How Do Humidity Control Systems Work?
Whole house humidity control systems can do almost as much to make your home comfortable as your heating and cooling system. Humidifiers moisten your dry air in the winter while dehumidifiers dry your moist air in the summer.
Whole House Humidifier
When it’s cold outside, your heating system dries your air as it heats up. Overly dry air could damage wood floors, wood instruments and more; it can also have a negative impact on your health, causing dry, itchy skin and nosebleeds. It makes you more susceptible to viruses and infections. Whole home humidifiers add moisture back into to your air, helping you achieve healthy humidity levels, protecting your health and your home’s fine wood. It also helps prevent annoying static electricity in your home.
There are essentially two types of whole home humidifiers:
- Evaporative Humidifier – LBA mostly installs bypass and power humidifiers. This type of humidifier adds humidity to the air by utilizing the systems fan or a built-in fan which forces dry air across a moist pad. The moistened air is then carried throughout the home through the furnace ductwork. This type of humidifier is relatively easy to install, by a trained professional, which keeps them affordably priced.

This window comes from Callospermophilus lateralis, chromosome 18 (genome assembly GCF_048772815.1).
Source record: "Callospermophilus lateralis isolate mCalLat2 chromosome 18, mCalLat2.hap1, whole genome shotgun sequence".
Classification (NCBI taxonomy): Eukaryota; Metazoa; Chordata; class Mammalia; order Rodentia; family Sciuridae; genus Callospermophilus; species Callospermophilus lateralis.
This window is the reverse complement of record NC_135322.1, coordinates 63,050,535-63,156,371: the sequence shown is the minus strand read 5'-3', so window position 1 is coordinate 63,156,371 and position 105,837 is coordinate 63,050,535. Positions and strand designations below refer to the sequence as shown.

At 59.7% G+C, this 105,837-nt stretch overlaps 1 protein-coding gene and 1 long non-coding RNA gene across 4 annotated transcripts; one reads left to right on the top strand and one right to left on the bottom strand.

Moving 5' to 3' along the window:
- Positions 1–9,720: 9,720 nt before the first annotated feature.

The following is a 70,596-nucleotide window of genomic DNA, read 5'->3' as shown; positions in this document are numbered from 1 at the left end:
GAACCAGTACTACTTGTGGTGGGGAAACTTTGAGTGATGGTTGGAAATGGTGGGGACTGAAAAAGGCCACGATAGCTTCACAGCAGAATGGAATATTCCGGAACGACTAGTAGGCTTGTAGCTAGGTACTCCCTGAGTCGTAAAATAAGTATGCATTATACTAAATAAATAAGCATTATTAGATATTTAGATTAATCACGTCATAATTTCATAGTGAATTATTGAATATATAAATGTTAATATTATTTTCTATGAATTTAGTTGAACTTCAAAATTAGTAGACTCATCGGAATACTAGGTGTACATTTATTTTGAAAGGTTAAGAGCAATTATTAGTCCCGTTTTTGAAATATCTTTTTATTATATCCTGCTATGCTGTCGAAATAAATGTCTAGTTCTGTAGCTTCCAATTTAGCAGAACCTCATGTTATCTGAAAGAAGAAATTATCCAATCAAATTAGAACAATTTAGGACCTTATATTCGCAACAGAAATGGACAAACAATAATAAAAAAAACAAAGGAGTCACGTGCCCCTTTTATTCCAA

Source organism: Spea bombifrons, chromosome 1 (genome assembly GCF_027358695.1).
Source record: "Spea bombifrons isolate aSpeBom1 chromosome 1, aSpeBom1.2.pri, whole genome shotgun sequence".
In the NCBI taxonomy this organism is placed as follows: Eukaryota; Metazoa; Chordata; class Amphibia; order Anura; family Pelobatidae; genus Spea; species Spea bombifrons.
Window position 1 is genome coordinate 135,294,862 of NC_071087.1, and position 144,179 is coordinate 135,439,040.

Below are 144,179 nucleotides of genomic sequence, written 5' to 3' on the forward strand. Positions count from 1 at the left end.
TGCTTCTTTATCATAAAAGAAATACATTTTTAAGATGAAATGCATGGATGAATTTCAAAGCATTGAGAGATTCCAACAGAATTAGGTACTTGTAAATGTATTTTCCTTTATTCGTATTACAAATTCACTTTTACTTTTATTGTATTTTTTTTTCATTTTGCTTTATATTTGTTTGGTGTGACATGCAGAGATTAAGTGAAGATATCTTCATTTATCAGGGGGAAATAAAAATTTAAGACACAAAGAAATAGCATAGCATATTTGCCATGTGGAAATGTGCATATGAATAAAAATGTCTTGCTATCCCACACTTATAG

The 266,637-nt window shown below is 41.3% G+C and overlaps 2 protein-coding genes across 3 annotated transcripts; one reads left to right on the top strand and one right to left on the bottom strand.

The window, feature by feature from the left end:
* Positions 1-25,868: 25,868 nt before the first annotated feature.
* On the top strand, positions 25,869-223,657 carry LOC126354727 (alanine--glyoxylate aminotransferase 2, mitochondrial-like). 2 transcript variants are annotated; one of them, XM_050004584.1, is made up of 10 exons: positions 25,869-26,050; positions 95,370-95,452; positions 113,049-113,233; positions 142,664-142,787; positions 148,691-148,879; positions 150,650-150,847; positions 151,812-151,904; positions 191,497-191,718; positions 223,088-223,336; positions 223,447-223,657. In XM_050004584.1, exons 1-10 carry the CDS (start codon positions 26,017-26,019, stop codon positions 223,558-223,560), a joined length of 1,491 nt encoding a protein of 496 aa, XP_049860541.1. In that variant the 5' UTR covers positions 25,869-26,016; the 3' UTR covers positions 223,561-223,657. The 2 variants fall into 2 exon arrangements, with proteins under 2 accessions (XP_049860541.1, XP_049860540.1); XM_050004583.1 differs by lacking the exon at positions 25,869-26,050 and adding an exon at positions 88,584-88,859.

- Steam Humidifier – A steam humidifier works like a vaporizer. It heats water to create steam, which is then added to the air through a dispersion tube located within the ductwork. A steam humidifier is extremely effective for larger homes with a large amount of wood, cigar collections or musical instruments. It provides endless humidity that a power humidifier cannot.
Whole House Dehumidifier
When it’s hot outside, your cooling system dampens your home’s air as it cools. Too much moisture can cause mold or mildew buildup and leave a musty odor certain areas of the home. A whole home dehumidifier removes excess moisture from your air, eliminating unhealthy bacterial buildup. It also acts as an air purifier because it reduces the humidity level in which viruses and mold survive.
A dehumidifier contains several components to accomplish this:
- Fan Compressor – Pulls in the humid air.
- Cooling Coils – Cool the air and as a result remove excess moisture.
- Re-heater – Returns the cooled, dehumidified air to a comfortable temperature.
Many dehumidifier models also come equipped with:
- A Humidistat – Detects the current humidity levels in your home.
- A Condensate Pump – Pumps the water that has been removed from the air away from the unit.